What would you do in this situation: You bring up something that bothers you about your relationship, but your partner doesn’t take it seriously. So you try bringing it up again or hinting that it still bothers you, and you either encounter another dismissive response or your partner makes minor/temporary efforts but soon slips back into old habits. Would you bring it up a third time? What about a fourth?
One of the most common causes of long-term relationship breakups is when one member of a couple stops complaining about something that really matters to them because her or his previous complaints have been ignored. They might stop complaining, but because the issue remains, they continue to accumulate resentments and/or to drift emotionally until the relationship is in full crisis.
When the other partner realizes the entire relationship is now under threat, they feel totally blindsided, “But you haven’t mentioned this for months! How was I supposed to know it bothered you so much?”
“I told you over and over,” is the typical response, “but you didn’t do anything.”
“Because you stopped complaining about it, so I thought things were okay!”
Of course, by then things are very much not okay. So much so that it is often difficult to save the relationship, even if authentic efforts to address the situation are finally made.
To be clear, few ignored complaints are important or meaningful enough to cause a breakup, but some are. In more than 20 years of working with couples, I’ve identified three kinds of what I call “high-risk complaints” — ones that are most likely to cause relationship erosion if they are habitually ignored.
Complaints about not having enough s*x or feeling unsatisfied with their current s*x lives is a very common relationship complaint and one that is typically voiced many times in one form or another (some subtle, some more overt). When the other partner makes only minor and short-lived efforts or, more commonly, responds with excuses, dismissiveness, or minimizing, it can cause a real emotional wound, because of the nature and frequency of the rejection it causes. Every night going to bed and nothing happens will feel like a stinging rejection, one that impacts mood and self-esteem, as well as other aspects of emotional health. (See “10 Surprising Facts about Rejection.“) In order to protect their feelings and self-esteem, they are likely to withdraw emotionally, and over time, the emotional gulf that gets created becomes impossible to reverse.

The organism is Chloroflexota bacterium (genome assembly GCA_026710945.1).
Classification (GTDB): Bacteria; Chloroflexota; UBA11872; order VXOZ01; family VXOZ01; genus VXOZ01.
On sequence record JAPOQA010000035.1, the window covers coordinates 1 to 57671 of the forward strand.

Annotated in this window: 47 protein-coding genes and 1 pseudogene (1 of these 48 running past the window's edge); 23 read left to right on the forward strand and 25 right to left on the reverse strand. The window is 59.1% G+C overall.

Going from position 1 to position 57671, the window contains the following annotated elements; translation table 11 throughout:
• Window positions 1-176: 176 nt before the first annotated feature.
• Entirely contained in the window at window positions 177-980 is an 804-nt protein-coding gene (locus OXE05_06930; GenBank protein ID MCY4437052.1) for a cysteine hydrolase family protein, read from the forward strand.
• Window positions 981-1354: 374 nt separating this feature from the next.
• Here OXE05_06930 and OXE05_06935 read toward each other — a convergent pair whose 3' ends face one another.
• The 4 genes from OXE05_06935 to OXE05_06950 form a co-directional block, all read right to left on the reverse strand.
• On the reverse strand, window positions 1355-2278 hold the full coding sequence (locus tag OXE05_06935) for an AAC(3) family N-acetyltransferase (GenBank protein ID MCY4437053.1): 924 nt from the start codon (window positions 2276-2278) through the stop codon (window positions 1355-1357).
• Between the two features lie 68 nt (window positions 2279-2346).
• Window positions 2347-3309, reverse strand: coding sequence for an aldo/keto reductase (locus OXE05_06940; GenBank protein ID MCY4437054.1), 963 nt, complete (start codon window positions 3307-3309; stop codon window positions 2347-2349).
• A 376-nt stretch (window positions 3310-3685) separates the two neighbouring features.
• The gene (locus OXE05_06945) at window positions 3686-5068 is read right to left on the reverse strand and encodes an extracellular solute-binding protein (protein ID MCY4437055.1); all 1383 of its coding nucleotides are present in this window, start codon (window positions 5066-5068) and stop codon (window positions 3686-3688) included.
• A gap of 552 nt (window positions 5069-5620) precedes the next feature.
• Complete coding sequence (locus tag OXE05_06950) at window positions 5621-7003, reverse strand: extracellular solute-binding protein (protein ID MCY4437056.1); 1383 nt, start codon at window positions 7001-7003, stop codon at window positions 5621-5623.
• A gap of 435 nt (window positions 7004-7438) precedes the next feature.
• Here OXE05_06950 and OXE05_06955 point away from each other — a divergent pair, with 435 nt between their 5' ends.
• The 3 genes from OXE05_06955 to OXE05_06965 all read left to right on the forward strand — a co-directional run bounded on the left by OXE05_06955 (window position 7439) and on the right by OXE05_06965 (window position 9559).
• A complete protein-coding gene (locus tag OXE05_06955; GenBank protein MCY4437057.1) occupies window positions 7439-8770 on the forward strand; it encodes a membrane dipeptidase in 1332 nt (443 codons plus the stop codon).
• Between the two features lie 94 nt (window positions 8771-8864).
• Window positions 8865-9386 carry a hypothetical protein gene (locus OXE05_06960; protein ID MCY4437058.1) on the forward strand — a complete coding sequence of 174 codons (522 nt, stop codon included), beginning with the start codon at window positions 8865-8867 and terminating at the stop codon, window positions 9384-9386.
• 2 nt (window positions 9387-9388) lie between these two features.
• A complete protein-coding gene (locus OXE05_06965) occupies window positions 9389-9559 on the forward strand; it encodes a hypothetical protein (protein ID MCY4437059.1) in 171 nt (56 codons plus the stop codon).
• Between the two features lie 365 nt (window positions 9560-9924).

Therefore… When your partner voices s*xual frustrations or concerns, take them seriously. Discuss them honestly, work on finding mutually satisfying resolutions, follow-up, deliver on promises, and if you’re stuck, get educated — there’s lots of info out there about this issue. And remember, if your partner used to voice s*xual complaints and stopped, it by no means guarantees they are no longer upset about it or affected by it — they probably are.
Marriage involves the formation of a new family unit (even if there are no children) that becomes a priority in terms of loyalties and obligations. When in-laws create conflict (e.g., the in-law has an overtly hostile or critical attitude; ignores and shuns; or disrespects boundaries, for example, by ignoring requests to check before unscheduled drop-ins), it is up to the other partner to set limits with his or her parents. Not doing so and ignoring the complaint or minimizing it erodes feelings of loyalty and safety, and can lead to an early breakup or a tense and unsatisfactory marriage.
Therefore… As difficult as it is to set limits with parents who might feel offended or betrayed by such actions, if the boundaries are reasonable and clear, most in-laws learn to respect them in time. Keep in mind that they are likely to test the boundaries first, so it is important to address any violations and reinforce the stated expectations. The most effective way to do this is to respond to the very first violation (testing of the limits), as failing to do so will make the boundary violations and clashes continue.
Our phones and tablets are doorways to the world, but in relationships, they function more like walls than doors. I’ve previously written about how devices can significantly interfere with relationships (read about “Technoference“). Studies found that higher levels of technoference were associated with greater relationship conflict and lower relationship satisfaction, as well as depressive symptoms and lower life satisfaction.